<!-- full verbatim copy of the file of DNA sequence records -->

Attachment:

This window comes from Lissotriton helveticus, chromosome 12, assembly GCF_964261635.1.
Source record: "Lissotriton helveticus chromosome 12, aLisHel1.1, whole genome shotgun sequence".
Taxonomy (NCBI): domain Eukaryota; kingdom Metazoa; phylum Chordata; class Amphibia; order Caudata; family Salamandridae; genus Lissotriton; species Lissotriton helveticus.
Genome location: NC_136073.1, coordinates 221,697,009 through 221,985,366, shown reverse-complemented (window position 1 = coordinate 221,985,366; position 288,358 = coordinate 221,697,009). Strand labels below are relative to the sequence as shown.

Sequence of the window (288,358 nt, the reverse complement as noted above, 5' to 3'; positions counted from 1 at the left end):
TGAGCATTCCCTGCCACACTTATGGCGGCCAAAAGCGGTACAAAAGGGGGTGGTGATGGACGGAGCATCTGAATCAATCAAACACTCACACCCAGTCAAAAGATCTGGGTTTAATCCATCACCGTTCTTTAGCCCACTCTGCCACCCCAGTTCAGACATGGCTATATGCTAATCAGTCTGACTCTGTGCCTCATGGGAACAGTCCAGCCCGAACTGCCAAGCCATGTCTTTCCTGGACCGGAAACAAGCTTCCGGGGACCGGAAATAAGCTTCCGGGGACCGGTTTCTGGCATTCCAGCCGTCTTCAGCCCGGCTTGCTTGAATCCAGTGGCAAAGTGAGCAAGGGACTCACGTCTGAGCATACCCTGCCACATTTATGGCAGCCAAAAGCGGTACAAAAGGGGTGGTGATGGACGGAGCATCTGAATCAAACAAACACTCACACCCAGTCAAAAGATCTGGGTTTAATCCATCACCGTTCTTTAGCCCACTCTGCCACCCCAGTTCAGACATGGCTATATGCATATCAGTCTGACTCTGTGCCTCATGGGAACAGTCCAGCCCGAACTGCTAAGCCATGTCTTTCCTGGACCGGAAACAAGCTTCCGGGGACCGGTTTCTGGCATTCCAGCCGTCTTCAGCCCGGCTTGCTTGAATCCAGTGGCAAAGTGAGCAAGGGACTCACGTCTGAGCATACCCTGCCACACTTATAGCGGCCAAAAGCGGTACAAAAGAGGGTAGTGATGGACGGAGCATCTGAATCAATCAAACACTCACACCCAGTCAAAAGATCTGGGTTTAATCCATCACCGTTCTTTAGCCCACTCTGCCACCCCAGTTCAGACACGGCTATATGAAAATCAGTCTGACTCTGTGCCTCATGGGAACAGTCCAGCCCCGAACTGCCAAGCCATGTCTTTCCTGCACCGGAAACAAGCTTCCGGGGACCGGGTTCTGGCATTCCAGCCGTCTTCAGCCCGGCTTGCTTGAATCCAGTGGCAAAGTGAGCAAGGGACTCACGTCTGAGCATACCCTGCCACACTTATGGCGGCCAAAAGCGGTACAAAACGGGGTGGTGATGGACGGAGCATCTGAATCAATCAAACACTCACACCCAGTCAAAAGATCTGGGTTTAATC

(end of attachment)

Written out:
This window comes from Lissotriton helveticus, chromosome 12, assembly GCF_964261635.1.
Source record: "Lissotriton helveticus chromosome 12, aLisHel1.1, whole genome shotgun sequence".
Taxonomy (NCBI): domain Eukaryota; kingdom Metazoa; phylum Chordata; class Amphibia; order Caudata; family Salamandridae; genus Lissotriton; species Lissotriton helveticus.
Genome location: NC_136073.1, coordinates 221,697,009 through 221,985,366, shown reverse-complemented (window position 1 = coordinate 221,985,366; position 288,358 = coordinate 221,697,009). Strand labels below are relative to the sequence as shown.

Sequence of the window (288,358 nt, the reverse complement as noted above, 5' to 3'; positions counted from 1 at the left end):
TGAGCATTCCCTGCCACACTTATGGCGGCCAAAAGCGGTACAAAAGGGGGTGGTGATGGACGGAGCATCTGAATCAATCAAACACTCACACCCAGTCAAAAGATCTGGGTTTAATCCATCACCGTTCTTTAGCCCACTCTGCCACCCCAGTTCAGACATGGCTATATGCTAATCAGTCTGACTCTGTGCCTCATGGGAACAGTCCAGCCCGAACTGCCAAGCCATGTCTTTCCTGGACCGGAAACAAGCTTCCGGGGACCGGAAATAAGCTTCCGGGGACCGGTTTCTGGCATTCCAGCCGTCTTCAGCCCGGCTTGCTTGAATCCAGTGGCAAAGTGAGCAAGGGACTCACGTCTGAGCATACCCTGCCACATTTATGGCAGCCAAAAGCGGTACAAAAGGGGTGGTGATGGACGGAGCATCTGAATCAAACAAACACTCACACCCAGTCAAAAGATCTGGGTTTAATCCATCACCGTTCTTTAGCCCACTCTGCCACCCCAGTTCAGACATGGCTATATGCATATCAGTCTGACTCTGTGCCTCATGGGAACAGTCCAGCCCGAACTGCTAAGCCATGTCTTTCCTGGACCGGAAACAAGCTTCCGGGGACCGGTTTCTGGCATTCCAGCCGTCTTCAGCCCGGCTTGCTTGAATCCAGTGGCAAAGTGAGCAAGGGACTCACGTCTGAGCATACCCTGCCACACTTATAGCGGCCAAAAGCGGTACAAAAGAGGGTAGTGATGGACGGAGCATCTGAATCAATCAAACACTCACACCCAGTCAAAAGATCTGGGTTTAATCCATCACCGTTCTTTAGCCCACTCTGCCACCCCAGTTCAGACACGGCTATATGAAAATCAGTCTGACTCTGTGCCTCATGGGAACAGTCCAGCCCCGAACTGCCAAGCCATGTCTTTCCTGCACCGGAAACAAGCTTCCGGGGACCGGGTTCTGGCATTCCAGCCGTCTTCAGCCCGGCTTGCTTGAATCCAGTGGCAAAGTGAGCAAGGGACTCACGTCTGAGCATACCCTGCCACACTTATGGCGGCCAAAAGCGGTACAAAACGGGGTGGTGATGGACGGAGCATCTGAATCAATCAAACACTCACACCCAGTCAAAAGATCTGGGTTTAATC